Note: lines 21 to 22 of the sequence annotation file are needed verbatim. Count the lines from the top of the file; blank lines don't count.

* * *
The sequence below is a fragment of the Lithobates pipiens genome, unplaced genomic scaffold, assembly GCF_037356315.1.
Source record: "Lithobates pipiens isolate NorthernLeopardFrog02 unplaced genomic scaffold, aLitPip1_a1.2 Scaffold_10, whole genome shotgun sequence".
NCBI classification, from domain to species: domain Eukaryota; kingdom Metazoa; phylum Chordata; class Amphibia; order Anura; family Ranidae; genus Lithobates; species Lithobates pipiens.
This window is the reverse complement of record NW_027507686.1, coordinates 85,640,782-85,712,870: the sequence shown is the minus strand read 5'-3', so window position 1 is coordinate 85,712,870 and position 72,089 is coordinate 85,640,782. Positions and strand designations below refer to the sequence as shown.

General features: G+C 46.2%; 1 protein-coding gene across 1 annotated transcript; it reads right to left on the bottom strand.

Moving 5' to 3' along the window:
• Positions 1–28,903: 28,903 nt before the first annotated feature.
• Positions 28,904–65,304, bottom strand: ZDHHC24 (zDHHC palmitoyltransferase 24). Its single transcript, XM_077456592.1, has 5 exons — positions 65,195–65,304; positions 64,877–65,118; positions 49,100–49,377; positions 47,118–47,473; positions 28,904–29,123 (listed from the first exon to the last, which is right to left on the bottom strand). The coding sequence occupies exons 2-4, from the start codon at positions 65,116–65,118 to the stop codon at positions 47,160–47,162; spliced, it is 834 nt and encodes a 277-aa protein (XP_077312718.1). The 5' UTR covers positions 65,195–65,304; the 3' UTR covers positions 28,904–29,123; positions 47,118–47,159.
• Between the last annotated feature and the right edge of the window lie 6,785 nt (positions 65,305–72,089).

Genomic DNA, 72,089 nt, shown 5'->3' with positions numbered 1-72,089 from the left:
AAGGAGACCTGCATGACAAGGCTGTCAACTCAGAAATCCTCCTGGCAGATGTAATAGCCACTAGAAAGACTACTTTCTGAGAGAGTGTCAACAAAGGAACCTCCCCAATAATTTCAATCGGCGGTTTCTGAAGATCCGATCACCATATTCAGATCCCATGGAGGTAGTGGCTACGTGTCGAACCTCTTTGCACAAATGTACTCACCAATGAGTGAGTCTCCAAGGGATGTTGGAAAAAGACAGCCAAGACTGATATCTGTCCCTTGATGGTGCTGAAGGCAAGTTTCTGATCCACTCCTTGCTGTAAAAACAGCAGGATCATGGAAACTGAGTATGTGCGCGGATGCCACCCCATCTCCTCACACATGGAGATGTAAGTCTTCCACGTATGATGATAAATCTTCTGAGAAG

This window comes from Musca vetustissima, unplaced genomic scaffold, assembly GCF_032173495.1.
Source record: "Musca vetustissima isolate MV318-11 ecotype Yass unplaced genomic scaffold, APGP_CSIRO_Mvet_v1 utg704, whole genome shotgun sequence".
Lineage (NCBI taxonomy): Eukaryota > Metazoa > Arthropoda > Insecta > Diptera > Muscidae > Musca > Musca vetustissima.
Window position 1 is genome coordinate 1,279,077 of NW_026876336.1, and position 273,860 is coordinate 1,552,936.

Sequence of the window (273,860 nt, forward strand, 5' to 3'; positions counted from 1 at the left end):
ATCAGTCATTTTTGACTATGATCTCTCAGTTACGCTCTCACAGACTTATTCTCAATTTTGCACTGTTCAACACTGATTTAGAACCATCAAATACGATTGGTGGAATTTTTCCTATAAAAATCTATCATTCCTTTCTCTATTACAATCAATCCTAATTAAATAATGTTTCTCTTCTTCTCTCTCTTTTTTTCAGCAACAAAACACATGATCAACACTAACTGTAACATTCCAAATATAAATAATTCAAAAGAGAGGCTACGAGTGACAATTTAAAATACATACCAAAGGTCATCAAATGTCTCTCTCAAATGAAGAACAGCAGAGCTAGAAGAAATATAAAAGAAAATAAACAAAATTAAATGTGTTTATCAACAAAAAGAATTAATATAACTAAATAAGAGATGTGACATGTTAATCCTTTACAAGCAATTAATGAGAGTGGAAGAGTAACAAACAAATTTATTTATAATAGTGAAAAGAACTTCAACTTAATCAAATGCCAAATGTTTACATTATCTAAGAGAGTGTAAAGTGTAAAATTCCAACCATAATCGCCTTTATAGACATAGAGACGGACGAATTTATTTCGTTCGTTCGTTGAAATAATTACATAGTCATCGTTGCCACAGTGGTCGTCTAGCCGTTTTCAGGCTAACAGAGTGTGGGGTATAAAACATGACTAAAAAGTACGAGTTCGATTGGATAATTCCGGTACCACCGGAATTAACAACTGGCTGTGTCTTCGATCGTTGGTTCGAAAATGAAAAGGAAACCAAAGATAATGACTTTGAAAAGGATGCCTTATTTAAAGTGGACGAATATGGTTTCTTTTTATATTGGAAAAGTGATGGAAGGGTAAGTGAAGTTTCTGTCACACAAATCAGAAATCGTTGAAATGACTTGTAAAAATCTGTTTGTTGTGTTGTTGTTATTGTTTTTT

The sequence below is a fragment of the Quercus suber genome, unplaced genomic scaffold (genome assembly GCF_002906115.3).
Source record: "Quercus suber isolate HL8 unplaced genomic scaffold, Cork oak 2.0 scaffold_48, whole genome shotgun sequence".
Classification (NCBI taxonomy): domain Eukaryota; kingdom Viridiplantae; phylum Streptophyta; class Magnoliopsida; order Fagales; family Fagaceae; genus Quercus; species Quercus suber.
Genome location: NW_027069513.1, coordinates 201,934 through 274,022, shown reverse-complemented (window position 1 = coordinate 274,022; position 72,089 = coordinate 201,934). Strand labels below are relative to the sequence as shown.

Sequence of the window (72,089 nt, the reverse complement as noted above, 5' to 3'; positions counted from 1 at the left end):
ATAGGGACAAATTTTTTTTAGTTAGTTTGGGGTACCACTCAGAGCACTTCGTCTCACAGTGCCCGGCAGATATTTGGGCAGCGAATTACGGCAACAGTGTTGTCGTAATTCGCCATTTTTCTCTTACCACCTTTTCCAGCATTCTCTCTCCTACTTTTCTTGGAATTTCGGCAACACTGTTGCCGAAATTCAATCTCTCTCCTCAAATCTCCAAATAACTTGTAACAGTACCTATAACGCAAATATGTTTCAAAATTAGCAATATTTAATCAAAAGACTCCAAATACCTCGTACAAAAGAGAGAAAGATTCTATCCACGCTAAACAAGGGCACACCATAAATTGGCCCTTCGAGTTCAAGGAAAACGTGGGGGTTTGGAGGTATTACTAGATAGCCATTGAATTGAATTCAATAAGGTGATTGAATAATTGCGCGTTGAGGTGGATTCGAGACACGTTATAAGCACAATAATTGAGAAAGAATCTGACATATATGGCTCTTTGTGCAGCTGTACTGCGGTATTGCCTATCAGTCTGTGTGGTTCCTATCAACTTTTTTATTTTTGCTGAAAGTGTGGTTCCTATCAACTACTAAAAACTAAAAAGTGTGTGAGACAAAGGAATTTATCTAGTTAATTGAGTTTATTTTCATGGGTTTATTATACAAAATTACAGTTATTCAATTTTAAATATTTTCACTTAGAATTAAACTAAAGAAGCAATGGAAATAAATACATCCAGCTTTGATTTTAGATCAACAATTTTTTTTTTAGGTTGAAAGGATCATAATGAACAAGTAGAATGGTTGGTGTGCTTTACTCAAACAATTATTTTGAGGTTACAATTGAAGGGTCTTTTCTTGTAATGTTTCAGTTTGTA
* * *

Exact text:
Genome location: NW_027069513.1, coordinates 201,934 through 274,022, shown reverse-complemented (window position 1 = coordinate 274,022; position 72,089 = coordinate 201,934). Strand labels below are relative to the sequence as shown.

Sequence of the window (72,089 nt, the reverse complement as noted above, 5' to 3'; positions counted from 1 at the left end):